Originally Posted by Rabbit
The pros back then were trying to maximize their income. When money began to come into the sport, the guys who lived day to day as pros before were intent on making as good a living as they could. I really don't think the majors meant as much to them. Nastase said that he made more money and was in more demand after his best days were behind him. I can only think that Rod Laver enjoyed the same delimma.
The whole major count thing didn't become important until Pete Sampras approached it. Or, the "Career Slam" wasn't important until Agassi achieved it. Or, the clay court win streak that Nadal set, nobody gave Vilas a title when he did it, and nobody gave Borg one when he did it. So, if you look at it in that perspective, for 30 - 40 years of Open tennis, nobody really made big deals out of these type accomplishments. It's only been of late when the money was obscene and the marketing of the ITF and ATP/WTA to increase their exposure came into play.
My personal opinion is that the pros back then were more intereted in making a living and bankrolling as much cash as they could. They knew their tennis careers wouldn't go on forever and were like the folks who grew up in the Great Depression when it came to money.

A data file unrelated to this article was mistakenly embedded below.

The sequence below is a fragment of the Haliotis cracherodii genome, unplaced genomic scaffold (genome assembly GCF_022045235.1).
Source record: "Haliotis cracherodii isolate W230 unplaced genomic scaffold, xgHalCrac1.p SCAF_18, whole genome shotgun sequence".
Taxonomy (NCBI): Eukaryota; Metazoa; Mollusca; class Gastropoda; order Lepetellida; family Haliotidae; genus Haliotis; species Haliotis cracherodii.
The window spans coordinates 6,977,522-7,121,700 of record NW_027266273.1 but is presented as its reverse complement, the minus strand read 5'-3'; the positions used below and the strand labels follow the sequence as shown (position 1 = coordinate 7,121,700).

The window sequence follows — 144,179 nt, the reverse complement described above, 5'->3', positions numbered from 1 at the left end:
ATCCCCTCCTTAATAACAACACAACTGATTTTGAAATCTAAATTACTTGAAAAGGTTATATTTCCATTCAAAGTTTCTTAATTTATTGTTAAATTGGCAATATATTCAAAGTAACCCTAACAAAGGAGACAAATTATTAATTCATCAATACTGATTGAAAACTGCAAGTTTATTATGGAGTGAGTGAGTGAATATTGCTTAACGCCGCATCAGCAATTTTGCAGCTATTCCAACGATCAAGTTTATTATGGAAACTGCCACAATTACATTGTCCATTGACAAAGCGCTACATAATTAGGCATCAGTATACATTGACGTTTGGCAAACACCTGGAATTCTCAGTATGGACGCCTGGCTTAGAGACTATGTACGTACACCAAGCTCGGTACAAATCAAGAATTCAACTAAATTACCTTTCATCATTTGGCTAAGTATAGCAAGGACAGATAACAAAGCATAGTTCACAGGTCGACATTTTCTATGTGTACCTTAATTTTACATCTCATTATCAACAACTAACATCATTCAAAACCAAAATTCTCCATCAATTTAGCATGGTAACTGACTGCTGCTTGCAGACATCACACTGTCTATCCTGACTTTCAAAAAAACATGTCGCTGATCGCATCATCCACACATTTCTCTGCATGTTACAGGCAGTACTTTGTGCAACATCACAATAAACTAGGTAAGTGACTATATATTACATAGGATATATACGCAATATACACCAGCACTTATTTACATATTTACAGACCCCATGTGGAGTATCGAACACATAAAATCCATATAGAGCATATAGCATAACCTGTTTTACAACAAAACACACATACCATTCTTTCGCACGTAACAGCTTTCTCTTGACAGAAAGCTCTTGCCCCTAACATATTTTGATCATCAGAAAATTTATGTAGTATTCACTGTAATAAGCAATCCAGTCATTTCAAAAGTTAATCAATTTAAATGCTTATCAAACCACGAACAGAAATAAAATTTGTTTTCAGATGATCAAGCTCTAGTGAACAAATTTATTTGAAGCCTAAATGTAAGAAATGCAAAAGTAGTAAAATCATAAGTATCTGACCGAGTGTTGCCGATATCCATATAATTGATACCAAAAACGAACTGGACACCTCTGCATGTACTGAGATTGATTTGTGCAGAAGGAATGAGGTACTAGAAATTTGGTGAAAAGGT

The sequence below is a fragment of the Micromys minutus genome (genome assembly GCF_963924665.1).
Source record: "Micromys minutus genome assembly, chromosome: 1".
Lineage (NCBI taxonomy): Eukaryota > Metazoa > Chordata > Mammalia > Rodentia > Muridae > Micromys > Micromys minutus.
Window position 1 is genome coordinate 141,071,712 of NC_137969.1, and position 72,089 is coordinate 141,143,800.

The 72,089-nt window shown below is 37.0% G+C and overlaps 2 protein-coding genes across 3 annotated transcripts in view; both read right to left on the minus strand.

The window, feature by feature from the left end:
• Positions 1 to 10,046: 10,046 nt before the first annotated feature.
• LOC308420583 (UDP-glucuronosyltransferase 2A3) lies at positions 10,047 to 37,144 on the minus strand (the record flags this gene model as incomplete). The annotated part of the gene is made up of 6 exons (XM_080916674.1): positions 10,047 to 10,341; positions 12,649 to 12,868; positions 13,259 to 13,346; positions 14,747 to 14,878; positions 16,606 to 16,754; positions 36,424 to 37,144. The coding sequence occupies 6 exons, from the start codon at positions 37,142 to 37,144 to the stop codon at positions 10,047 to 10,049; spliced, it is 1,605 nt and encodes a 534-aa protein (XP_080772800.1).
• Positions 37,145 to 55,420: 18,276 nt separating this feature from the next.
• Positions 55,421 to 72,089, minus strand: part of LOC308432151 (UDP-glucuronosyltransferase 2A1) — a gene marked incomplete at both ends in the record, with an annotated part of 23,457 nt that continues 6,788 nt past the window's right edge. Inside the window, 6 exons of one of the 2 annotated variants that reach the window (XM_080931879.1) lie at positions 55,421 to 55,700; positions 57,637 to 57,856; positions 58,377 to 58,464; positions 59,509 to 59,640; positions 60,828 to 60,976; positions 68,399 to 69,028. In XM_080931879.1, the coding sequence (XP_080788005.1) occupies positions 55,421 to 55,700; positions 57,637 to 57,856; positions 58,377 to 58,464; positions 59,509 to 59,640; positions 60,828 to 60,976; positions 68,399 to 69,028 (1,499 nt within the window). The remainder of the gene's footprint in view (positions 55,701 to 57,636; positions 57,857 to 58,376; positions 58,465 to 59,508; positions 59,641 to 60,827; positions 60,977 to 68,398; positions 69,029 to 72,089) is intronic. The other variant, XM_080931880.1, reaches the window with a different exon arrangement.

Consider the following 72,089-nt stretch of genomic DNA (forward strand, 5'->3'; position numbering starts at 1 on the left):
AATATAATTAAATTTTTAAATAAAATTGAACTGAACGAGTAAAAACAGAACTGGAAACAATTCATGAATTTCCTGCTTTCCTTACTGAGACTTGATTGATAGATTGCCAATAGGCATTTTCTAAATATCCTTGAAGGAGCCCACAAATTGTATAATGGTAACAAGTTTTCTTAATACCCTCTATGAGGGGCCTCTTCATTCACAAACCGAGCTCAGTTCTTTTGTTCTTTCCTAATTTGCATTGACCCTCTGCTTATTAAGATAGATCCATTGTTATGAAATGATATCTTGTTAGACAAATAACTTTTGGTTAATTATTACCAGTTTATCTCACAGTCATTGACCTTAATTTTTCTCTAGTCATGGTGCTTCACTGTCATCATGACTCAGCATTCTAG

Some excellent points here.
Today's media and public are far more focused on total number of slams than they were back in 1970.
After all (and I've said this before), how many persons were calling Emmo "the GOAT" back in 1970 because he had the highest total number of slams?
The weak never apologize, because they perceive it as a sign of weakness. The strong easily apologize because it is a sign of their strength.
Last edited by hoodjem; 02-10-2010 at 11:54 AM.